In 62 days I will be attending the ACPA (College Student Educators International) National Conference in Baltimore, MD. The theme is “Be More in B’more.” I love that idea of constantly pushing ourselves to be better in our work. I’m excited to have the opportunity to network in person with student affairs professionals from around the country. I will finally have the opportunity to meet a good number of the people that I follow on Twitter, in person!! I hope that by meeting in person, I can connect with these individuals even more to create a more solid professional support network. What I am most excited about is who my travel buddy will be for this trip. It is my friend, co-worker, and classmate, Stephanie. She has such great energy and has actually attended ACPA’s National Conference in the past. She’ll be a great person to be able to debrief with throughout the conference. One of our goals is to divide and conquer. We want to be able to attend as many different sessions as possible so that we can bring back as much information as we can to our office in Madison.
I’ll make sure to update you all on my trip to Baltimore as it approaches. It should be a fabulous (and exhausting) couple of days.
Baltimore, here I come!
With it nearing the end of 2010, I thought it would be appropriate to reflect upon my top 10 experiences of this year.
10. Put in another good year at my graduate assistantship in the Career & Leadership Development office at UW-Whitewater. The past year at UWW has been pretty good. I’ve had several opportunities to work on various projects, attend conferences, and pursue new ideas for the office. I’ve been a co-author of our blog for about 1.5 years now and in August we started working on Facebook and Twitter accounts (all of which I manage). When I took on my internship at UW-Madison, I had the opportunity to shift my assistantship into a more project based position (which I love!). I’m working on some neat projects involving: social media, creating web content, job searching, green careers and others. I’m going to be sad to see this position end in May when I graduate.
9. Started my Blog (and other social media adventures)! When I started my blog, I wanted to have a space where I could reflect on my summer internship and traveling. I also wanted to have an easy way for family and friends to follow along on my journey. I then added reflecting upon my UW-Madison internship. While that reflection has been a little slower, I still appreciate the time I give myself to do such reflection. I love what my blog has turned into. It’s about my adventure into the Student Affairs profession, along with the other things I love in life. I don’t think it would be fair to have just all student affairs stuff because that isn’t the only thing I love in life. I hope that my blog and my blogging abilities continue to grow as I search for and settle into my first professional position. I also love that I jumped onto the Twitter bandwagon. There are so many cool people out there and it makes the world just a little bit smaller and more accessible. I look forward to some day meeting people in person that I know through online connections.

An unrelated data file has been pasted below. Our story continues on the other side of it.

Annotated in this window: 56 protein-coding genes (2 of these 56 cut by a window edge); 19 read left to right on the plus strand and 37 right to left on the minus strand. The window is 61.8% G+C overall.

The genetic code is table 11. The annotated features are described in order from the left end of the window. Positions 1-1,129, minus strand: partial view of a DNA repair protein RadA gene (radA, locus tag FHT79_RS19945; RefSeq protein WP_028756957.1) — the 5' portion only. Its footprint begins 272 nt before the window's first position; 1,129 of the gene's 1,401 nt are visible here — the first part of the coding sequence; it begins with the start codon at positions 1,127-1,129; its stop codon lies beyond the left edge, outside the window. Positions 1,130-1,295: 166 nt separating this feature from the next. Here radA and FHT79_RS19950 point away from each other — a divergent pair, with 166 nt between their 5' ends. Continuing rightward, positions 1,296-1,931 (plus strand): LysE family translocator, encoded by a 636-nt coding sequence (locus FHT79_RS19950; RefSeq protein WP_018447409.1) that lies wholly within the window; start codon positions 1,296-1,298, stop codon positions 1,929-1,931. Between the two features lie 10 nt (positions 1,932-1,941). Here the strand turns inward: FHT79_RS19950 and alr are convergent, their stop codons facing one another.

8. Favorite Book: Eat, Pray, Love. I enjoyed following someone’s journey as they find happiness in life.
7. Starting my Master’s program internship at UW-Madison in the Letters & Science Career Services office. So far, my internship has kept me busy. I’ve enjoyed finally getting to know the flagship university of the UW-System. I have had the opportunity to work with some great students this past semester. I’m looking forward to the next couple months of working with more students as they figure out what to do with their lives.
- I’m a Badger Now!
- New Internship, New School Year
- Internship Day 1, Post-Training
- UW-Madison Internship Update
6. Spending time with family. In one word, my family is awesome! I honestly don’t know what I would do without them. They have been my number one supporters through this grad school journey and taking my internship out in Oregon.
5. Worked on improving my photography skills. Photography has been one of my hobbies that has grown this past year. I loved that I had opportunities to work on my photography skills. This is a hobby that I am looking forward to expanding once I’m done with school in May. Besides my photography tagged posts, my photography interwoven throughout the blog posts.
4. Hiking. Hiking is something I had only done a tiny bit prior to this past summer. My sister and I had done a hike in Devil’s Lake State Park in WI a few years ago, and that was about it for my hiking experience. While I was in Oregon, I had the opportunity to hike at a couple of state parks (Catherine Creek and Wallowa Lake). Once I was back in Wisconsin, I decided to explore the Southern Unit of the Kettle Moraine State Forest near Whitewater. My plan is to start hiking again as soon as Spring rolls around. Should be fun!
- Catherine Creek State Park
- Wallowa Lake State Park
- Nordic Trail & Scuppernong Trail
- Scuppernong (Laura’s Post)